Archive for August, 2013

At Rally to Sway Mayor on Living Wage, Gray Won’t Be in Attendance

As we continue to wait for the D.C. Council to send its living wage bill to Mayor Vince Gray for his signature or veto, supporters of the bill are stepping up their efforts with a rally tonight aimed at showing the mayor the degree of public support for the legislation.
"This platform allows the Mayor, who was invited [...]

Eleanor Holmes Norton to Park Service: Give Us More Frisbee Space!

This spring, ultimate frisbee players in D.C. got in a huff over some trees that got planted in the Ellipse behind the White House, encroaching on their recreational frisbee grounds. They wrote a letter to First Lady Michelle Obama, who didn't respond to them directly—but Del. Eleanor Holmes Norton got some answers. She learned that the National [...]

Five Reasons Not to Love D.C.’s Olympic Bid

If you thought the Nationals Park and D.C. United stadium deals were bad, just wait'll you see what the Olympics would mean for the city.
The nonprofit DC 2024, led by the Greater Washington Sports Alliance, announced this morning that it's making a push to bring the Summer Olympics to the capital region in 2024. The [...]

Morning Links

I'm moderating a panel tonight on development in D.C. Join the conversation! [REEL]
Fistfights and hope at the new Cardozo High School. [Post]
The Height Act debate is not alone: Renderings everywhere are distorted to make a point. [NYT]
Biking to Metro has increased by 50 percent over five years, still less than halfway to 2020 goal. [PlanItMetro]
CFA [...]

Back to School With Mayor Gray and Chancellor Henderson

It's 8:15 in the morning, and children are streaming into Powell Elementary School. They return the Spanish-language greetings of Principal Janeece Docal, and gamely give high-fives to the strange, grinning woman with an outstretched palm at the Petworth school's entrance.
The woman is D.C. Public Schools Chancellor Kaya Henderson, and Powell is her first stop on a [...]

Morning Links

The feds could be stuck paying $48 million in rent for a Buzzard Point building they're not using. [WBJ]
Ward 5 residents: Too many charters already, turn Shaed Elementary into a rec center. [GGW]
Relative to other cities building new soccer stadiums, D.C.'s getting a pretty average deal. [Post]
A profile of Ed Lazere, scourge of city-funded stadiums [Post]
A [...]

Don’t Hold Your Breath for Bulldozers—or Walmart—at Skyland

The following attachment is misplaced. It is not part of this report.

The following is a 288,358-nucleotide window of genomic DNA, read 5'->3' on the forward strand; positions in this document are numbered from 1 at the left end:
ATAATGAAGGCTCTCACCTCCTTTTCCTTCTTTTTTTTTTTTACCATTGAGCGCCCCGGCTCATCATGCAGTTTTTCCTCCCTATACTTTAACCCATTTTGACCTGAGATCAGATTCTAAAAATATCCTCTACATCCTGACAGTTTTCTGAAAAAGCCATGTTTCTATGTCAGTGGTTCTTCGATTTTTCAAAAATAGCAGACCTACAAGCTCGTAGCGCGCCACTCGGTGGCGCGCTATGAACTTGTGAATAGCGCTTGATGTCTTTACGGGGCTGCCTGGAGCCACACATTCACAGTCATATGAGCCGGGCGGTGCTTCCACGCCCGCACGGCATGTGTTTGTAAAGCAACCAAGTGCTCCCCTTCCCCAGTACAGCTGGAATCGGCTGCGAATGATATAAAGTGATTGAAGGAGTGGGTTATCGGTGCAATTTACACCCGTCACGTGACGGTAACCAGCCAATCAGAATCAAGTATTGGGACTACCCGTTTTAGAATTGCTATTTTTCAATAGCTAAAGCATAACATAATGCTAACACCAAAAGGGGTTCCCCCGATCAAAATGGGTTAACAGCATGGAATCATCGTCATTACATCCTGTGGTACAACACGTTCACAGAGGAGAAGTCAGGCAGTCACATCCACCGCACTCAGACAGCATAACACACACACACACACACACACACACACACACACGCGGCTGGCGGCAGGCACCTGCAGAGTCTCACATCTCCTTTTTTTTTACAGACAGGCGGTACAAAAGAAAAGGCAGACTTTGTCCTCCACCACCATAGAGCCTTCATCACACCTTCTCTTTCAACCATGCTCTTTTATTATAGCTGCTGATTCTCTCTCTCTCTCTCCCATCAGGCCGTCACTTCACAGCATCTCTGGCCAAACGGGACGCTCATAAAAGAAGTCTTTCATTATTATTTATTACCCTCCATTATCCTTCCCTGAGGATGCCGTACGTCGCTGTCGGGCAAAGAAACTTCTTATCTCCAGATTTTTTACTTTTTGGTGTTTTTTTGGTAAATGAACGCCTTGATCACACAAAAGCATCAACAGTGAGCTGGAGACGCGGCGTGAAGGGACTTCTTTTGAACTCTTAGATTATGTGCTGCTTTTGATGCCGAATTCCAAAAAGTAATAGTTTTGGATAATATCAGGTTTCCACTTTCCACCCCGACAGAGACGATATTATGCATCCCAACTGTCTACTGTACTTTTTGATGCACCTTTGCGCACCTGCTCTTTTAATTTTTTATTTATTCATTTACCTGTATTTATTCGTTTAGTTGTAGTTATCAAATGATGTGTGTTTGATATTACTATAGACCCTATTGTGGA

The D.C. Historic Preservation Office sent out its regular "raze applications" email yesterday afternoon. But this edition of the email was dominated by addresses on Alabama Avenue SE, Good Hope Road SE, and Naylor Road SE—all part of the long-anticipated Skyland Town Center development.
The city selected a team led by the McLean-based Rappaport Companies to [...]

Morning Links

Ralph Nader to D.C.: Fix that pesky Connecticut/Florida intersection. [WTOP]
Much as I might complain about D.C.'s parking minimums, some other cities' are worse. [Atlantic Cities]
Why real estate agents are thriving in the Internet age. [Post]
It'll cost more than $26 million to fix the National Cathedral's earthquake damage. [WJLA]
Union protest of Walmart leads to arrests. [DCist]
When [...]

Behold, the New Chuck Brown Park!

Amid a healthy dose of controversy, Mayor Vince Gray and other city officials celebrated the groundbreaking of Chuck Brown Memorial Park this afternoon—not coincidentally, the late Brown's birthday. The park, located within Langdon Park, will not have a 900-seat amphitheater, as earlier planned. Nor will it have a 200-seat amphitheater, as later amended. In fact, it [...]

If a Church Can Block a Bike Lane, Why Can’t a Strip Club?

The M Street cycletrack is under siege. Last week, I wrote about an M Street church's successful effort to scrap a block of the planned protected bike lane in order to preserve a few curbside parking spaces for churchgoers. The District Department of Transportation's capitulation, I wrote, set a terrible precedent by sending the message [...]